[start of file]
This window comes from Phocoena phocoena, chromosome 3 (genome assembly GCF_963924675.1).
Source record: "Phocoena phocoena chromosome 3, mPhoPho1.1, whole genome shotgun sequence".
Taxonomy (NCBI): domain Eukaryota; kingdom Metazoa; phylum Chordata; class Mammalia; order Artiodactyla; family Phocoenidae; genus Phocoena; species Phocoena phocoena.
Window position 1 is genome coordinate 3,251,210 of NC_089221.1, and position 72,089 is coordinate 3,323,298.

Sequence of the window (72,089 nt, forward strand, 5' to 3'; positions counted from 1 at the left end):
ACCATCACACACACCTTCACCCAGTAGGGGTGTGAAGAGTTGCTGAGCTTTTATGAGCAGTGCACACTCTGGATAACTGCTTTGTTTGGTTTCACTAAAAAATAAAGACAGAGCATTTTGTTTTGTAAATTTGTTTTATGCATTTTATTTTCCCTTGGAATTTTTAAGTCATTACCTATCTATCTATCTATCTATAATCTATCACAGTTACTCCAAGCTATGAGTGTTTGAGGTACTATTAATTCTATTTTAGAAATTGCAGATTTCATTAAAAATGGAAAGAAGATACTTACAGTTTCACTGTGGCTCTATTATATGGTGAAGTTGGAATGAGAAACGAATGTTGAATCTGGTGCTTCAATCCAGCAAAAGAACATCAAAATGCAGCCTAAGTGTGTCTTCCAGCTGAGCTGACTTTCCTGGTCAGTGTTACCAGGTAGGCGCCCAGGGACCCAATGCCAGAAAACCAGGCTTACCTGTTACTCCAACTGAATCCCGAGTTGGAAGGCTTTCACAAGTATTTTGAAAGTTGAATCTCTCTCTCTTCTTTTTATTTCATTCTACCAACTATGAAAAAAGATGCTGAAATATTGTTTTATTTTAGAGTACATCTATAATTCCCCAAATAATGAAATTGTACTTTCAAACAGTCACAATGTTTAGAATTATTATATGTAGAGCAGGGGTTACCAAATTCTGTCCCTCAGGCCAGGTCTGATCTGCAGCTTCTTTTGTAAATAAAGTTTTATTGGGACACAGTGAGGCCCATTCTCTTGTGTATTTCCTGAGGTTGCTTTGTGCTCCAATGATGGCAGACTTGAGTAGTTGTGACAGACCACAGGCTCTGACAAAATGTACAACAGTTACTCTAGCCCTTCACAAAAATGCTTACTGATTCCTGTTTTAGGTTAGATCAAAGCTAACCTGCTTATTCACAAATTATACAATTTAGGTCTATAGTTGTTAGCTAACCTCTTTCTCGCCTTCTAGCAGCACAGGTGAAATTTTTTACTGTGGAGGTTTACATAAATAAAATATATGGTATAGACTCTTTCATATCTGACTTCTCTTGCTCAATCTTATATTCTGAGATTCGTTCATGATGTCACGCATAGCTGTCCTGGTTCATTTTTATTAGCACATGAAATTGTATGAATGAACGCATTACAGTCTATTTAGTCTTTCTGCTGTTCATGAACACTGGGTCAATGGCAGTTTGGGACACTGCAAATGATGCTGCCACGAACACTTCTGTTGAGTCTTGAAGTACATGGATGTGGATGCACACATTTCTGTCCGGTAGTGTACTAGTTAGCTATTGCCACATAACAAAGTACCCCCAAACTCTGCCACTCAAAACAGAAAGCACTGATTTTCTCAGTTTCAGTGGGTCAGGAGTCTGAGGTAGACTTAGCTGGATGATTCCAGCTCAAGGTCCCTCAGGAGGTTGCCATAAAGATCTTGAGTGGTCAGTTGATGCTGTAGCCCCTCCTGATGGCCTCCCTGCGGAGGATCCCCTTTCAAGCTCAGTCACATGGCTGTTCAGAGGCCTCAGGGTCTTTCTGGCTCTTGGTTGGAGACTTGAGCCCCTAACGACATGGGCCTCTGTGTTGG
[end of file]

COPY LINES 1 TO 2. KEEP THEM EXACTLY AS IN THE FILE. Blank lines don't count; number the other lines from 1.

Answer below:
This window comes from Phocoena phocoena, chromosome 3 (genome assembly GCF_963924675.1).
Source record: "Phocoena phocoena chromosome 3, mPhoPho1.1, whole genome shotgun sequence".